“A long way from home, a crew of regular working Joes has to fight off a deadly stowaway who seems intent on killing them all, one by one.”
The pitch sounds like a run of the mill action/thriller/horror movie; maybe entertaining enough in its way, but certainly not anything to go out of your way to see. Only in this case, it’s the bare bones outline of Ridley Scott’s Alien (1979) which is well worth seeing – or seeing again. It doesn’t really matter which version you choose – the director’s cut is actually a minute shorter than the theatrical version – and both are stellar.
When Ridley Scott made Alien in 1979, he was not well-known in Hollywood but this movie, along with the undeniably brilliant Blade Runner (1982), cemented Scott’s place in science fiction. In Alien, the good guys aren’t adventurous astronauts intent on exploring the cosmos. Nope, what we’ve got here is a towing ship and a blue-collar working crew. The Nostromo (which cleverly takes its name from a Joseph Conrad novel) is heading home to Earth, carrying a massive load of ore. The Nostromo is a large ship, but part of the genius of Alien is that the ship manages to feel cramped – especially when the decision is made to fight the Alien in the air ducts. The ship is large, but space is much, much larger and the crew is far from home.
The journey is a long one and the crew begins the film is in stasis for the trip. Scott takes advantage of this to set a leisurely pace as the camera walks us through the vessel, without a single line of dialogue for the first six-plus minutes. (There’s no dialogue in the trailer, either – check it out at the bottom of this post. The lack of language increases the creep factor.) It’s a working ship – every centimeter of space is devoted to practical matters; there’s no fancy observation dome here – with a working crew, but far from being united in their mission, this squabbling crew has running arguments about profit shares, at least until survival becomes a higher priority.
Alien gave viewers two gifts – first, the ultimate expression of the “Other.” Designed by Swiss surrealist H. R. Giger (who passed away in May of 2014), the Alien is an amalgam of nightmares that cannot be reasoned with. As critics Ximena Gallardo and C. Jason Smith wrote in Alien Woman, the creature is “a nightmare vision of sex and death. It subdues and opens the male body to make it pregnant, and then explodes it in birth. In its adult form, the alien strikes its victims with a rigid phallic tongue that breaks through skin and bone. More than a phallus, however, the retractable tongue has its own set of snapping, metallic teeth that connects it to the castrating vagina dentata.” In no way should the sexual imagery of the Alien be scoffed at – screenwriter Dan O’Bannon has said that the sexual imagery throughout Alien was deliberate and specifically geared at making men uncomfortable. (It’s Kane who gets assaulted and impregnated by this killer-creature, after all.) It worked – Giger and Carlo Rambaldi were awarded the 1980 Academy Award for Visual Effects for their nightmarish design that kept up any number of kids who snuck into the movie.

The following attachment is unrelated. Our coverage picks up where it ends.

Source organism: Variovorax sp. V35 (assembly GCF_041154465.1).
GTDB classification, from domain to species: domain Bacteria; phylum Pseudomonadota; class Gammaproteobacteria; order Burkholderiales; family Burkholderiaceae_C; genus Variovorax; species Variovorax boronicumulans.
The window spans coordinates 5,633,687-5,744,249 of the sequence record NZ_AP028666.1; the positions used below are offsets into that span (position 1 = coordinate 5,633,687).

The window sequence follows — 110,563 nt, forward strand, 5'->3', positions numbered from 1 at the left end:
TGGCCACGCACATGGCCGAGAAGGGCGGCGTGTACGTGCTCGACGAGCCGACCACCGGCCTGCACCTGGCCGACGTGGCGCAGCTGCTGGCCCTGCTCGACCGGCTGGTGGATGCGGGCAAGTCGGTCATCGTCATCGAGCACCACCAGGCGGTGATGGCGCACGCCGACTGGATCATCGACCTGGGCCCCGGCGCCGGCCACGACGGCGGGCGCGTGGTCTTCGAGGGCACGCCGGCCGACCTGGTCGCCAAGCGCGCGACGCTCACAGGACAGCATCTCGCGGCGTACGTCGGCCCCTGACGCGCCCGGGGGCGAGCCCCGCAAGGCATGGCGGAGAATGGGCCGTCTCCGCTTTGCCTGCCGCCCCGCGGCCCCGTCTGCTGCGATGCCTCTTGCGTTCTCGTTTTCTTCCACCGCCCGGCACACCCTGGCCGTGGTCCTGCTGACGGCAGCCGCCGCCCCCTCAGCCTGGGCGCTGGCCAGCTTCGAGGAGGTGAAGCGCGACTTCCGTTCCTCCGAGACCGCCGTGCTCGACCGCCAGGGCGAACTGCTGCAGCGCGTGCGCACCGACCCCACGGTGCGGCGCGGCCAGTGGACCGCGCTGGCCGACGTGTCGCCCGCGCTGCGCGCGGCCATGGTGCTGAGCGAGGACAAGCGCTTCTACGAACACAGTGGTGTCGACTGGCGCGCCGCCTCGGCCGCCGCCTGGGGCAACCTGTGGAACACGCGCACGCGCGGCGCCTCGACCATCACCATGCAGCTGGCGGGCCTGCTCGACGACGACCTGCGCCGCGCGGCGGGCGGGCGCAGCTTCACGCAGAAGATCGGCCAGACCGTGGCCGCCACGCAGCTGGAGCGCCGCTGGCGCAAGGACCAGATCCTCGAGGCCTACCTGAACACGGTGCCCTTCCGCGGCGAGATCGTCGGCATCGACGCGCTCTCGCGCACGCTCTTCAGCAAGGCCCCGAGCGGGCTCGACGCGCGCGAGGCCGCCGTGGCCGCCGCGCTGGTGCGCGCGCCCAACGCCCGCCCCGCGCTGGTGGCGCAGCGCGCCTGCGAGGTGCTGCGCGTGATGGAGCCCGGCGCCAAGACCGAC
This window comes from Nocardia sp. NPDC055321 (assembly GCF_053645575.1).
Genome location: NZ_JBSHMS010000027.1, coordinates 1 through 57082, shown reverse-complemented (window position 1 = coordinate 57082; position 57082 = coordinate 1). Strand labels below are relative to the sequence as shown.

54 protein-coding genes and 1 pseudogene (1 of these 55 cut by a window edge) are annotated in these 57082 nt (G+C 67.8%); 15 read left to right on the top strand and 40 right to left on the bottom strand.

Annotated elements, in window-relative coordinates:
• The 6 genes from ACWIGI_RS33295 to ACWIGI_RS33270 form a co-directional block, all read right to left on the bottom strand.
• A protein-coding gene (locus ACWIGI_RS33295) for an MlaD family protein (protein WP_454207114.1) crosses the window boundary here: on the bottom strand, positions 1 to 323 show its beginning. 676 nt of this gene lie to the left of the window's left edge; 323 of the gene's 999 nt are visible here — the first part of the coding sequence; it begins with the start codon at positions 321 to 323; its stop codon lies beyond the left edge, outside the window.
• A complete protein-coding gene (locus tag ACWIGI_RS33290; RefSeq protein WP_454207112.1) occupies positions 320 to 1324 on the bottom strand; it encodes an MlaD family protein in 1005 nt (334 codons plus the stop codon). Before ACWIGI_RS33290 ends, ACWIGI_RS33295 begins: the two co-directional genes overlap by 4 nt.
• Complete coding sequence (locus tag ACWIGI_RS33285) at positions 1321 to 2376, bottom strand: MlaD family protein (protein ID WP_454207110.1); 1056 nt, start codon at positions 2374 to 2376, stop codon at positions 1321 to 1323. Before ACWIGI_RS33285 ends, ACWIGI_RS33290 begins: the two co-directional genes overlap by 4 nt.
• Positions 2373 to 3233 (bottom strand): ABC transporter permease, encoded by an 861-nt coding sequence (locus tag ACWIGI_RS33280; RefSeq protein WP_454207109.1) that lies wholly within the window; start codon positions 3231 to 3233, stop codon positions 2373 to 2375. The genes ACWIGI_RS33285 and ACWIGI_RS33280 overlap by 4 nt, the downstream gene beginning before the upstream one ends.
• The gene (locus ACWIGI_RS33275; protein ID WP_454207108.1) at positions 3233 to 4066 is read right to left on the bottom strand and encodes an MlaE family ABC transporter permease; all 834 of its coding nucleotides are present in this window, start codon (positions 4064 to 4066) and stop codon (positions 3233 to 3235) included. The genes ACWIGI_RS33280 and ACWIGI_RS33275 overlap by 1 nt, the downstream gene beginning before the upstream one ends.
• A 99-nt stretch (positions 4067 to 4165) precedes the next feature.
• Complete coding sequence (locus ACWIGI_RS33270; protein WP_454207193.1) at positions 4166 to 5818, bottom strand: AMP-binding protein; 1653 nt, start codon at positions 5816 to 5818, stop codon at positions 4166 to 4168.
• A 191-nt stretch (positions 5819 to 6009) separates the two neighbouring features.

Alien’s second gift was Ellen Ripley, a no-nonsense female action hero who is one of the most vital and revolutionary characters in American cinema. Far from being a helpless damsel, Ripley is portrayed as a level-headed, competent member of the crew. She plays by the rules and, if Ash had not been programmed to violate the very first of Asimov’s Laws of Robotics, a very different movie would have resulted. As both “Action Girl” and “Final Girl,” Ripley survives (along with Jonesy – another lesson from Alien would be “never take a cat into space”) and yet, Ripley still manages to nearly get killed by a deranged robot wielding a porn magazine and she later strips down to her underwear, thus giving viewers a teensy bit of cheesecake in space. Well, progress is made in small steps.
Watch Alien – and stay out of air ducts.